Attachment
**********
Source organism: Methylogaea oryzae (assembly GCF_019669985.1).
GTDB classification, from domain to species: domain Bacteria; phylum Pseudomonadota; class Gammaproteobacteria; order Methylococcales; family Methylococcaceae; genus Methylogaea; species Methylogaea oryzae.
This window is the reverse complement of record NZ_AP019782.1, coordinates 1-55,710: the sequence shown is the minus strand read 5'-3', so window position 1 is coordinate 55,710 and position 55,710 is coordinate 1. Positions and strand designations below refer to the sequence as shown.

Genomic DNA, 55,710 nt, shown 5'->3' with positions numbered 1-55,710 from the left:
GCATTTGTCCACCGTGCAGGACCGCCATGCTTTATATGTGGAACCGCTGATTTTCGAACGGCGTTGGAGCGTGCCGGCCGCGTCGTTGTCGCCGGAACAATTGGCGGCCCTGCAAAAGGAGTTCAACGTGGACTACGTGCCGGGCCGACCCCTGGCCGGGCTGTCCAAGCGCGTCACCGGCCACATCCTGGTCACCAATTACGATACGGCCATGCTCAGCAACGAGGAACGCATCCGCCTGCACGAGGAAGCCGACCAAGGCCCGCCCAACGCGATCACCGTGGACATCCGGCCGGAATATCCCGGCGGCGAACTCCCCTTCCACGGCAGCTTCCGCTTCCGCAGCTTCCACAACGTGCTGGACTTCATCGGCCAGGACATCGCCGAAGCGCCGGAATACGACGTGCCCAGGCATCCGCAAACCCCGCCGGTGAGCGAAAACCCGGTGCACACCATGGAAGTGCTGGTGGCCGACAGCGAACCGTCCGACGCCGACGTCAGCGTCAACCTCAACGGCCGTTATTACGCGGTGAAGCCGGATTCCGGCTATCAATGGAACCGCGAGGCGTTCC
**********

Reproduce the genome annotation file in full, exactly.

Source organism: Methylogaea oryzae (assembly GCF_019669985.1).
GTDB classification, from domain to species: domain Bacteria; phylum Pseudomonadota; class Gammaproteobacteria; order Methylococcales; family Methylococcaceae; genus Methylogaea; species Methylogaea oryzae.
This window is the reverse complement of record NZ_AP019782.1, coordinates 1-55,710: the sequence shown is the minus strand read 5'-3', so window position 1 is coordinate 55,710 and position 55,710 is coordinate 1. Positions and strand designations below refer to the sequence as shown.

Genomic DNA, 55,710 nt, shown 5'->3' with positions numbered 1-55,710 from the left:
GCATTTGTCCACCGTGCAGGACCGCCATGCTTTATATGTGGAACCGCTGATTTTCGAACGGCGTTGGAGCGTGCCGGCCGCGTCGTTGTCGCCGGAACAATTGGCGGCCCTGCAAAAGGAGTTCAACGTGGACTACGTGCCGGGCCGACCCCTGGCCGGGCTGTCCAAGCGCGTCACCGGCCACATCCTGGTCACCAATTACGATACGGCCATGCTCAGCAACGAGGAACGCATCCGCCTGCACGAGGAAGCCGACCAAGGCCCGCCCAACGCGATCACCGTGGACATCCGGCCGGAATATCCCGGCGGCGAACTCCCCTTCCACGGCAGCTTCCGCTTCCGCAGCTTCCACAACGTGCTGGACTTCATCGGCCAGGACATCGCCGAAGCGCCGGAATACGACGTGCCCAGGCATCCGCAAACCCCGCCGGTGAGCGAAAACCCGGTGCACACCATGGAAGTGCTGGTGGCCGACAGCGAACCGTCCGACGCCGACGTCAGCGTCAACCTCAACGGCCGTTATTACGCGGTGAAGCCGGATTCCGGCTATCAATGGAACCGCGAGGCGTTCC